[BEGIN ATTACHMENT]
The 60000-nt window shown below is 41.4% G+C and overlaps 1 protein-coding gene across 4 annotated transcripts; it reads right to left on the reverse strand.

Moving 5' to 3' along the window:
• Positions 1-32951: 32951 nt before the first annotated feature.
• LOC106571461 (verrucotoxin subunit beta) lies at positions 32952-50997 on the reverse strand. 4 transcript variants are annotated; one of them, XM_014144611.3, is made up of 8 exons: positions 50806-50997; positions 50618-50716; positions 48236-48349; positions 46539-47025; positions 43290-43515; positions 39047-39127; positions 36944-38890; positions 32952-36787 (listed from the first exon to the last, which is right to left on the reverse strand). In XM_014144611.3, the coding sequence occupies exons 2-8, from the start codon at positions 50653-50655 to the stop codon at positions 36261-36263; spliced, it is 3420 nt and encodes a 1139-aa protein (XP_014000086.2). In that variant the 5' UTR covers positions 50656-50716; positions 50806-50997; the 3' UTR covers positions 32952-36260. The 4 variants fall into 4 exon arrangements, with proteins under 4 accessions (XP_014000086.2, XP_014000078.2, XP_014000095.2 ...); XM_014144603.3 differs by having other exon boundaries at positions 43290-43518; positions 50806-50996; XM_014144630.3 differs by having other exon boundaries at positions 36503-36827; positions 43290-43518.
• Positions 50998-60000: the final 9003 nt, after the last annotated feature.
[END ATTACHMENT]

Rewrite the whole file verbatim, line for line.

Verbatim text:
The 60000-nt window shown below is 41.4% G+C and overlaps 1 protein-coding gene across 4 annotated transcripts; it reads right to left on the reverse strand.

Moving 5' to 3' along the window:
• Positions 1-32951: 32951 nt before the first annotated feature.
• LOC106571461 (verrucotoxin subunit beta) lies at positions 32952-50997 on the reverse strand. 4 transcript variants are annotated; one of them, XM_014144611.3, is made up of 8 exons: positions 50806-50997; positions 50618-50716; positions 48236-48349; positions 46539-47025; positions 43290-43515; positions 39047-39127; positions 36944-38890; positions 32952-36787 (listed from the first exon to the last, which is right to left on the reverse strand). In XM_014144611.3, the coding sequence occupies exons 2-8, from the start codon at positions 50653-50655 to the stop codon at positions 36261-36263; spliced, it is 3420 nt and encodes a 1139-aa protein (XP_014000086.2). In that variant the 5' UTR covers positions 50656-50716; positions 50806-50997; the 3' UTR covers positions 32952-36260. The 4 variants fall into 4 exon arrangements, with proteins under 4 accessions (XP_014000086.2, XP_014000078.2, XP_014000095.2 ...); XM_014144603.3 differs by having other exon boundaries at positions 43290-43518; positions 50806-50996; XM_014144630.3 differs by having other exon boundaries at positions 36503-36827; positions 43290-43518.
• Positions 50998-60000: the final 9003 nt, after the last annotated feature.